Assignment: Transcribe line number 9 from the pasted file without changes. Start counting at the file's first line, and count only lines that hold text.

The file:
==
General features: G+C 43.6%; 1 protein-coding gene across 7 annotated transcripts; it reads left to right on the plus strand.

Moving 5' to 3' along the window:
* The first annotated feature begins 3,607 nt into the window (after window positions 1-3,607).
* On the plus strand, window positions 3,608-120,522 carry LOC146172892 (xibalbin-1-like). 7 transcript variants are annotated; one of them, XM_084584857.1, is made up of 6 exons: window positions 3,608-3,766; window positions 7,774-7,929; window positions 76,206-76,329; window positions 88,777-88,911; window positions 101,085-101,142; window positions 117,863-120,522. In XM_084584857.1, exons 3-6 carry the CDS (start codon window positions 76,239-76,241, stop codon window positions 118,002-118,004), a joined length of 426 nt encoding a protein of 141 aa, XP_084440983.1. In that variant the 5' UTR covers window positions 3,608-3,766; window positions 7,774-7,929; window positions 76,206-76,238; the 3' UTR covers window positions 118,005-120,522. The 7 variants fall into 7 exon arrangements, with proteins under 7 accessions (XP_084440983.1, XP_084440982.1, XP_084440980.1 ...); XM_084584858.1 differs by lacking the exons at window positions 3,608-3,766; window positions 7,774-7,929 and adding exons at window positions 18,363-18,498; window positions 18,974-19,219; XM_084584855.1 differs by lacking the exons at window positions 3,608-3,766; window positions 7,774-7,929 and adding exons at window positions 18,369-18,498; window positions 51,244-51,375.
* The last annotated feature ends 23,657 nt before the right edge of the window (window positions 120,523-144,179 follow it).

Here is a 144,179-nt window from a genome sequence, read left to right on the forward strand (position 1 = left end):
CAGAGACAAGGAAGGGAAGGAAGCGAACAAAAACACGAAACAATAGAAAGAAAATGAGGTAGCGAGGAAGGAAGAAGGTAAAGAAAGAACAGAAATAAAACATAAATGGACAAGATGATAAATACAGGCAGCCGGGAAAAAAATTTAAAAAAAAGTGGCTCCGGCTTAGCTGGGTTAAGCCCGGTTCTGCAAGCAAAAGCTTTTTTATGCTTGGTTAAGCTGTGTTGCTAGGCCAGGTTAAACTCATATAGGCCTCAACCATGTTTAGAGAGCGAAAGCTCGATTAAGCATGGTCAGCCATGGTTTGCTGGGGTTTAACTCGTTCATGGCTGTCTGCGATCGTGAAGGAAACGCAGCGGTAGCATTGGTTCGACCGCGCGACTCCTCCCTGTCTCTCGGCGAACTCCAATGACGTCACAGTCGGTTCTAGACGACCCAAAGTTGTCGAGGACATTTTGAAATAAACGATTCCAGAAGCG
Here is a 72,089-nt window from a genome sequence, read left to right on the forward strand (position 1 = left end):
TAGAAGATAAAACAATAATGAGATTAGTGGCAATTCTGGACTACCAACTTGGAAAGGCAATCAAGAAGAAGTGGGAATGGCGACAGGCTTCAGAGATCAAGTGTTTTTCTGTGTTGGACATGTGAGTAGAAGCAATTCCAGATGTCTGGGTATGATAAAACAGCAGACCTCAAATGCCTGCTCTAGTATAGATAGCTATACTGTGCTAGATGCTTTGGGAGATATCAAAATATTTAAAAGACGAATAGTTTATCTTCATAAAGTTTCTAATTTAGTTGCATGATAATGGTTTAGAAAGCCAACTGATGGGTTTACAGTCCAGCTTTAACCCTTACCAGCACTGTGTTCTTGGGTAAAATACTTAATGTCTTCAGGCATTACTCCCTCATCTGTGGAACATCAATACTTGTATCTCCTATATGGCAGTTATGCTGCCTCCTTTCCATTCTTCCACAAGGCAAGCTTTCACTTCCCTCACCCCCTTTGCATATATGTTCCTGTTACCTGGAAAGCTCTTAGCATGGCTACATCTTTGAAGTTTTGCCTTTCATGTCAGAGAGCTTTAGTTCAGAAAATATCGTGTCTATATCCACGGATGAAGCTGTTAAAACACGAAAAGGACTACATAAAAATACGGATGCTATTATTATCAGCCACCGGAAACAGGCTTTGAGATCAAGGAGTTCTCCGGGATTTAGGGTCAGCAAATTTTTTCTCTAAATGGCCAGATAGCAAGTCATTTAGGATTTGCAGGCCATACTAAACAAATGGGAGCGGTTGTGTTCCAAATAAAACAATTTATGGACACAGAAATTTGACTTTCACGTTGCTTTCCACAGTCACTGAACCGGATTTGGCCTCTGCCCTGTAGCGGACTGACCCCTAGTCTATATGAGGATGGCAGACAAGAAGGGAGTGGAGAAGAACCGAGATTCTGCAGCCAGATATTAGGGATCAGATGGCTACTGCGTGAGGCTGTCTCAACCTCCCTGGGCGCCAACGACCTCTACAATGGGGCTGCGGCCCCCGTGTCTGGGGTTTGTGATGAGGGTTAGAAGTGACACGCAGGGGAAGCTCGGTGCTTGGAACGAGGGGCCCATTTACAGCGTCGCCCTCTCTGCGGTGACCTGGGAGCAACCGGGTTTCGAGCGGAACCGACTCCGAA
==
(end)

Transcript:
TAGAAGATAAAACAATAATGAGATTAGTGGCAATTCTGGACTACCAACTTGGAAAGGCAATCAAGAAGAAGTGGGAATGGCGACAGGCTTCAGAGATCAAGTGTTTTTCTGTGTTGGACATGTGAGTAGAAGCAATTCCAGATGTCTGGGTATGATAAAACAGCAGACCTCAAATGCCTGCTCTAGTATAGATAGCTATACTGTGCTAGATGCTTTGGGAGATATCAAAATATTTAAAAGACGAATAGTTTATCTTCATAAAGTTTCTAATTTAGTTGCATGATAATGGTTTAGAAAGCCAACTGATGGGTTTACAGTCCAGCTTTAACCCTTACCAGCACTGTGTTCTTGGGTAAAATACTTAATGTCTTCAGGCATTACTCCCTCATCTGTGGAACATCAATACTTGTATCTCCTATATGGCAGTTATGCTGCCTCCTTTCCATTCTTCCACAAGGCAAGCTTTCACTTCCCTCACCCCCTTTGCATATATGTTCCTGTTACCTGGAAAGCTCTTAGCATGGCTACATCTTTGAAGTTTTGCCTTTCATGTCAGAGAGCTTTAGTTCAGAAAATATCGTGTCTATATCCACGGATGAAGCTGTTAAAACACGAAAAGGACTACATAAAAATACGGATGCTATTATTATCAGCCACCGGAAACAGGCTTTGAGATCAAGGAGTTCTCCGGGATTTAGGGTCAGCAAATTTTTTCTCTAAATGGCCAGATAGCAAGTCATTTAGGATTTGCAGGCCATACTAAACAAATGGGAGCGGTTGTGTTCCAAATAAAACAATTTATGGACACAGAAATTTGACTTTCACGTTGCTTTCCACAGTCACTGAACCGGATTTGGCCTCTGCCCTGTAGCGGACTGACCCCTAGTCTATATGAGGATGGCAGACAAGAAGGGAGTGGAGAAGAACCGAGATTCTGCAGCCAGATATTAGGGATCAGATGGCTACTGCGTGAGGCTGTCTCAACCTCCCTGGGCGCCAACGACCTCTACAATGGGGCTGCGGCCCCCGTGTCTGGGGTTTGTGATGAGGGTTAGAAGTGACACGCAGGGGAAGCTCGGTGCTTGGAACGAGGGGCCCATTTACAGCGTCGCCCTCTCTGCGGTGACCTGGGAGCAACCGGGTTTCGAGCGGAACCGACTCCGAA